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10 hours ago, feelingears said:

As much as I love podcasts and interviews of this sort, I think what this topic needs is more diagrams. I'd do 'em myself but unfortunately my current life chapter doesn't leave much room for this kind of activity and I'd rather be listening to music/my system anyway. For me, the irony is less computer audio = more sonic bliss. But, computing is a hobby too... I think it would be useful for people to see the configurations from basic to complex, including power supplies and cable options. And seeing as how I love spreadsheets, a cost comparison would be a nice complement to the illustrations. Sadly, I haven't the time to indulge in this myself.

 

4 hours ago, kirkmc said:

It's just a podcast... If someone wanted to write an article and fill it with graphs and diagrams, that would be great. 

 

Is someone listening in on our conversations :~)

 

Kirk, Doug, and I had this conversation following the recording of the episode. I want to design a flow chart to help purchasing decisions and educate people. It's a big undertaking, but would be very helpful.

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On 9/27/2017 at 8:23 AM, The Computer Audiophile said:

Kirk, Doug, and I had this conversation following the recording of the episode. I want to design a flow chart to help purchasing decisions and educate people. It's a big undertaking, but would be very helpful.

 

@The Computer Audiophile Yes, the diagrams would ideally cover the main layouts a signal could travel, from source to stereo. The networking gets complicated for wired and wi-fi, and then the options for power supplies, etc. as espoused elsewhere here on the CA site. And then there's the software from iTunes to Roon. And owned music files vs. streaming... But if it were me I'd start with the basic configurations and work my way towards a networked setup with one (or two) archetypes for each option. Each option would involve certain hardware and software elements from basic to complex. Maybe branch from points in the diagram/chart to show greater complexity/flexibility if one uses certain other hardware (which then morphs into another archetype).

 

In a sense, the archetypes rely on the protocol/medium choices (because we naturally obsess about it here at CA) of how the signal propagates: USB, Ethernet, Toslink/coax, AES, I2s, etc. because converters often have power supplies and all these boxes need outlets, cables, etc. Maybe this is slightly beyond the scope of layouts but I do think it's useful for people to know these requirements. And, useful because people may need/want to experiment with the sound to see what satisfices or is in fact excellent despite conventional wisdom/bias.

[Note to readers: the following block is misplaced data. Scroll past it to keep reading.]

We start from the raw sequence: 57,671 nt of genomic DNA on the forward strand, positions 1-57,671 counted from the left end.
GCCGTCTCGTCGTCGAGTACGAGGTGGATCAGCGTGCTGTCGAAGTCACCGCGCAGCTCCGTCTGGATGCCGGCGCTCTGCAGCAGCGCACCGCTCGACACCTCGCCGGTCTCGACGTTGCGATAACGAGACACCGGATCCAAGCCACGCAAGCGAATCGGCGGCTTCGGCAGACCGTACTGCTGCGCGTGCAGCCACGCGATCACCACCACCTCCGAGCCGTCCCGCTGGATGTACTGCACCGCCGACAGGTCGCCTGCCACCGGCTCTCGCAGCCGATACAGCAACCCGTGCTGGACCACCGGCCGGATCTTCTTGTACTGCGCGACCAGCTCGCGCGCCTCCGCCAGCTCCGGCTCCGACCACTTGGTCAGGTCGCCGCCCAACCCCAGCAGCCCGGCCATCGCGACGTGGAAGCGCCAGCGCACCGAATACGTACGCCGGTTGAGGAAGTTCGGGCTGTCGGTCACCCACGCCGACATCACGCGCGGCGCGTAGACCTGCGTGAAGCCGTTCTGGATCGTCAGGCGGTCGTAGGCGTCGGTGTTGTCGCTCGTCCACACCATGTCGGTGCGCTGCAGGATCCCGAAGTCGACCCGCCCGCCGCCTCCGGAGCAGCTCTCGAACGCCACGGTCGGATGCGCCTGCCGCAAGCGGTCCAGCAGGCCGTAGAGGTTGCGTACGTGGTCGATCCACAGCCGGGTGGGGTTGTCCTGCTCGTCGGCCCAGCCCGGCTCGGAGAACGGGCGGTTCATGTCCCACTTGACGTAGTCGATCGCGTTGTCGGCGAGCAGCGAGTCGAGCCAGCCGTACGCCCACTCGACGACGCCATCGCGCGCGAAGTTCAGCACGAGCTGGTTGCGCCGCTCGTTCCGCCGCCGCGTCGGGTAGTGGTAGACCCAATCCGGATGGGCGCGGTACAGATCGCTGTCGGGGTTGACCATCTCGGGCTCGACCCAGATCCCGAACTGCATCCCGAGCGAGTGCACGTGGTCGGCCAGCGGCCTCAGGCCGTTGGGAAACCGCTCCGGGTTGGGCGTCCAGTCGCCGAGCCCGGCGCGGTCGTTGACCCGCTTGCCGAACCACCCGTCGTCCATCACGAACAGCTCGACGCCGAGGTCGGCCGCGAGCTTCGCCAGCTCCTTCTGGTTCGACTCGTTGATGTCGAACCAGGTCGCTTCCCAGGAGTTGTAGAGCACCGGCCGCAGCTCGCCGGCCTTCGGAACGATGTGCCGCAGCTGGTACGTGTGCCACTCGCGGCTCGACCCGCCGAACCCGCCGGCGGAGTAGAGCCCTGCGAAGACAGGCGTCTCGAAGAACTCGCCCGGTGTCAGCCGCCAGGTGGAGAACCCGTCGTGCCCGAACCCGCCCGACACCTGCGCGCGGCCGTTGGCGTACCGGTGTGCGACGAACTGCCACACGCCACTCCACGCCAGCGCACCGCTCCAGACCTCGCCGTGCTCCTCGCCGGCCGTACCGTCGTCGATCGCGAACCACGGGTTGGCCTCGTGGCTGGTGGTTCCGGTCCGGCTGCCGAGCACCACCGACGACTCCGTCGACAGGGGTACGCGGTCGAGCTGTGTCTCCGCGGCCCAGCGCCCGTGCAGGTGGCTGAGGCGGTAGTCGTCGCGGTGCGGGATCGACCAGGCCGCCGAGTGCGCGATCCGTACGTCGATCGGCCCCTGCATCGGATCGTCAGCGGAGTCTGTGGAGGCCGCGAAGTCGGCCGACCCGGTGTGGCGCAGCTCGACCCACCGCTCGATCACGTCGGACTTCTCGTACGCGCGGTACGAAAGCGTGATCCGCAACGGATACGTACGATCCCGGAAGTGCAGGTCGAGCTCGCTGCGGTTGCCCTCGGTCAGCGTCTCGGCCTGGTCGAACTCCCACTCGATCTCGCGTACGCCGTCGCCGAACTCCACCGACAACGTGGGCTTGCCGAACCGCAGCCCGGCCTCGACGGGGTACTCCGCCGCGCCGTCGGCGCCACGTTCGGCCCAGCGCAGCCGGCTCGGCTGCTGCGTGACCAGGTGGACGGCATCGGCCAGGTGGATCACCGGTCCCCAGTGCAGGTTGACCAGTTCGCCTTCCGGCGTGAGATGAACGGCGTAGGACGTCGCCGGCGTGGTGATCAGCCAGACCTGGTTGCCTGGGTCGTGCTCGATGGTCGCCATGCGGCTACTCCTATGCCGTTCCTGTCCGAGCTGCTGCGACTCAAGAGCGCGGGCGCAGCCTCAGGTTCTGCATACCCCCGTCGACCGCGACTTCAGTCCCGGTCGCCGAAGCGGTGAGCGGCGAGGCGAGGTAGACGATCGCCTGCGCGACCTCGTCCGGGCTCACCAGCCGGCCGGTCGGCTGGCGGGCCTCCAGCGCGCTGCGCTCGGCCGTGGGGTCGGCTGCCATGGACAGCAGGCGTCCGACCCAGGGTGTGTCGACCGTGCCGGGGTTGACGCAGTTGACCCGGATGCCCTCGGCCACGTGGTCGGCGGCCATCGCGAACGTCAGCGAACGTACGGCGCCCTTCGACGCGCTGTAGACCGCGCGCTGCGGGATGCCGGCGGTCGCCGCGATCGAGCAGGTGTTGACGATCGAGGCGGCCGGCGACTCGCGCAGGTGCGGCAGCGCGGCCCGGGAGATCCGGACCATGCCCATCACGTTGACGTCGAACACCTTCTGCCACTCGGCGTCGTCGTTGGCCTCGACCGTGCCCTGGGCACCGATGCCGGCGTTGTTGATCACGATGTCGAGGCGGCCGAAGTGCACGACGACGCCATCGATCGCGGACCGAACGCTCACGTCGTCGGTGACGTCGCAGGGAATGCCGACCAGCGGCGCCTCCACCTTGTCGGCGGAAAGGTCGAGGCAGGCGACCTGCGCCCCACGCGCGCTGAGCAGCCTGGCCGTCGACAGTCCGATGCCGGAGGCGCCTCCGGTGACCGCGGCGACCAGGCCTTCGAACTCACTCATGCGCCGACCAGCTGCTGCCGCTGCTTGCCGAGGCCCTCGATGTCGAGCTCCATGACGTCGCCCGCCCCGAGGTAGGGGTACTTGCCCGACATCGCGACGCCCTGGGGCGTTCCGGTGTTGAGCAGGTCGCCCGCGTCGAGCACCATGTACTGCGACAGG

It seems that setups are essentially dictated by one's physical space (and power outlets), so that's why these diagrams would be useful for illustrating how to achieve high quality audio in increasingly complex configurations. (Or, just buy KEF LS50 wireless or Kii Three and be done with it all?)

 

Anyway, just some thoughts or perhaps encouragement! 

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rodrigaj   

@feelingears

I agree that diagrams would go a long way in making Computer Audio understandable. In addition, a glossary of terms with cross links to alternate names for the same component would make it easier to understand.

 

For example, this podcast used the term streamer for half a dozen different devices, each of which do different things.

 

I own a Sonore Rendu. Is that considered a streamer? When I bought it, I thought I was buyings a renderer. Is a renderer the same as a streamer? Lumin uses the term network music player. Auralic uses the term wireless streaming node and wireless streaming bridge within their Aries lineup.

 

In the old days, everyone knew what was a receiver: a tuner, preamp and amplifier. Now anyone trying to decipher and compare  products needs to wade through endless number of names that mean the same thing.

 

It is no wonder that this podcast ended with "why does it have to be so complicated".

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@rodrigaj Oh man, I love the Beecham quote! 

 

And your point about the old days is spot on: I am very tempted by something like the KEF LS50 Wireless or a Kii Three. Either of those products would obviate all these diagrams and essentially be one of their own, with a picture of said "system" alongside a computer! Ha ha ha...